Charging calls from mobiles to freephone & local rate numbers | ACMA

Charging calls from mobiles to freephone & local rate numbers

Issue for comment 51/2012 - 20 December 2012

Submissions received

The ACMA received 14 submissions to its discussion paper 'Proposed changes to charging arrangements for calls from mobile phones to freephone and local rate numbers.' The submissions are available below.

  • Australian Communications Consumer Action Network (ACCAN)
  • Australian Phone Word Association 
  • Communications Alliance / AMTA 
  • Consumer Action Law Centre 
  • David J Hillman 
  • David Talbot 
  • Friends of the ABC Vic 
  • Karl Williams 
  • Optus 
  • Roger Farrer 
  • Steven Spink 
  • Taxi 131008 Ltd 
  • Telstra 
  • Turning Point Alcohol & Drug Centre 


The ACMA is consulting on methods to address consumer issues around the cost of calls from mobile phones to freephone (1800) and local rate (13/1300) numbers.

The ACMA released a discussion paper (available in both Word (.docx 207 kb) and PDF (373 kb) ) seeking comment on two proposals intended to achieve the following objectives:

  • to make calls from mobile phones to freephone (1800) numbers free;
  • to make calls from mobile phones to local rate numbers (13/1300) numbers cost no more than a caller would pay for a local call from a fixed telephone; and
  • for these changes to be in effect by 1 January 2015.

Both proposals would see a variation of the Telecommunications Numbering Plan 1997 (the Numbering Plan) to ensure that calls from mobile phones to freephone (1800) numbers would be free.

One option would vary the Numbering Plan to limit the cost of calls to local rate (13/1300) numbers. The other option involves a range of industry initiatives that would see the development and promotion of mobile phone service plans in which the cost of calls to local rate numbers would be incorporated into the included value allowances of those plans.

The ACMA is also seeking comment on any other approaches which may achieve the ACMA's objectives.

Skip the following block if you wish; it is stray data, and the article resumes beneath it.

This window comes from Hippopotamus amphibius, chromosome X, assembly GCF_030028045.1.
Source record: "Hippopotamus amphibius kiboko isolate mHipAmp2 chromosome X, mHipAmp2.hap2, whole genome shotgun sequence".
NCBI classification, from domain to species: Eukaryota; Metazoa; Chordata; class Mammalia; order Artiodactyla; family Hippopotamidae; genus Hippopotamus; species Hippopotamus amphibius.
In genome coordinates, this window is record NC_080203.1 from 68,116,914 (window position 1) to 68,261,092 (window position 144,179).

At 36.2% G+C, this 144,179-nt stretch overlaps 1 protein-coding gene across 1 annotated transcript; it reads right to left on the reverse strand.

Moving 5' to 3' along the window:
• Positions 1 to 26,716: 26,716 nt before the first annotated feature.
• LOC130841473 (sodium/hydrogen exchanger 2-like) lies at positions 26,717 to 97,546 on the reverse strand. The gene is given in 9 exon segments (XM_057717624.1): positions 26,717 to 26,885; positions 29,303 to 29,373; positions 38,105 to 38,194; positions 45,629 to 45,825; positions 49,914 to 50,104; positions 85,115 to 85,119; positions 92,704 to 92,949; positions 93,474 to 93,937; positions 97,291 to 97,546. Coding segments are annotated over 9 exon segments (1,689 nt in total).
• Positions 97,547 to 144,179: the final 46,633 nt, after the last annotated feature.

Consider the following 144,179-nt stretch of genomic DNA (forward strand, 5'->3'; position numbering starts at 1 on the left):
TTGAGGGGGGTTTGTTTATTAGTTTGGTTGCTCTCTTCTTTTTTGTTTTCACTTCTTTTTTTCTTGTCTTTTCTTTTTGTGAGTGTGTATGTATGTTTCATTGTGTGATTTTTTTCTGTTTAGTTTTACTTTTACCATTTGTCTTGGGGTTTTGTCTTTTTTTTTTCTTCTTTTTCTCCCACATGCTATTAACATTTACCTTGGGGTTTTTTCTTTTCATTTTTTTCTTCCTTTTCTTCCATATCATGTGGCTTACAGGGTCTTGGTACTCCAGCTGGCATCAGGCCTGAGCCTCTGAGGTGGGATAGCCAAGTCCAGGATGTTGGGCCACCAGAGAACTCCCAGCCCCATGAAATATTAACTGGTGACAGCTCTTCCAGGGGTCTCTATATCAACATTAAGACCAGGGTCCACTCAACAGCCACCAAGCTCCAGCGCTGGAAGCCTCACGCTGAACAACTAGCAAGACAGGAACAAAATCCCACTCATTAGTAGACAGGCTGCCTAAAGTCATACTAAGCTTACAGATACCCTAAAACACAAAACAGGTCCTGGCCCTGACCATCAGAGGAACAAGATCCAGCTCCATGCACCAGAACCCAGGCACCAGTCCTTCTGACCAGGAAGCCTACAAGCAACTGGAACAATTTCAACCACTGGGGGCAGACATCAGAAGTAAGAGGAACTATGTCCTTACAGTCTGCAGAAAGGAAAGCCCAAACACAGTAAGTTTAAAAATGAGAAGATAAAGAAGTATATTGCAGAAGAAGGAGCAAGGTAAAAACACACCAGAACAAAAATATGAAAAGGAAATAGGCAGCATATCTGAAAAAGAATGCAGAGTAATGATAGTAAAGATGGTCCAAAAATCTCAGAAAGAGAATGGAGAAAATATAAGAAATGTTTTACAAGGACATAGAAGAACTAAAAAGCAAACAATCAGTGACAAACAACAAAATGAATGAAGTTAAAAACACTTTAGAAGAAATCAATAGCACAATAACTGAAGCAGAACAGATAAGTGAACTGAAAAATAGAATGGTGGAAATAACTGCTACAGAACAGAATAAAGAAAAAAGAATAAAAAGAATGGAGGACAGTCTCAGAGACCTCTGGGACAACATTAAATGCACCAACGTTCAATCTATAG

Making submissions

The ACMA invited written submissions on the matters discussed in this paper.

Submissions had to be received by Thursday, 28 February 2013.

Respondents were encouraged to make submissions by:

Email to:

Mail to:

Telecommunications Licensing, Numbering and Submarine Cables Section
Australian Communications and Media Authority
PO Box 13112
Law Courts
Melbourne Vic 8010

Effective consultation

The ACMA is working to enhance the effectiveness of its stakeholder consultation processes, which are an important source of evidence for its regulatory development activities. To assist stakeholders in formulating submissions to its formal written consultation processes, it has developed Effective consultation: A guide to making a submission. This guide provides information about the ACMA's formal written public consultation processes and practical guidance on how to make a submission.

Publication of submissions

In general, the ACMA publishes all submissions it receives.

The ACMA prefers to receive submissions that are not claimed to be confidential. However, the ACMA accepts that a submitter may sometimes wish to provide particular information in confidence. In these circumstances, submitters are asked to identify the material over which confidentiality is claimed and provide a written explanation for the claim.

The ACMA will consider each confidentiality claim on a case-by-case basis. If the ACMA accepts a claim, it will not publish the confidential information unless authorised or required by law to do so.

Release of submissions where authorised or required by law

Any submissions provided to the ACMA may be released under the Freedom of Information Act 1982 (unless an exemption applies) or shared with other Commonwealth Government agencies and other parties under Part 7A of the Australian Communications and Media Authority Act 2005. The ACMA may also be required to release submissions for other reasons including for the purpose of parliamentary processes or where otherwise required by law (for example, under a court subpoena). While the ACMA seeks to consult submitters of confidential information before that information is provided to another party, the ACMA cannot guarantee that confidential information will not be released through these or other legal means.

Last updated: 23 February 2017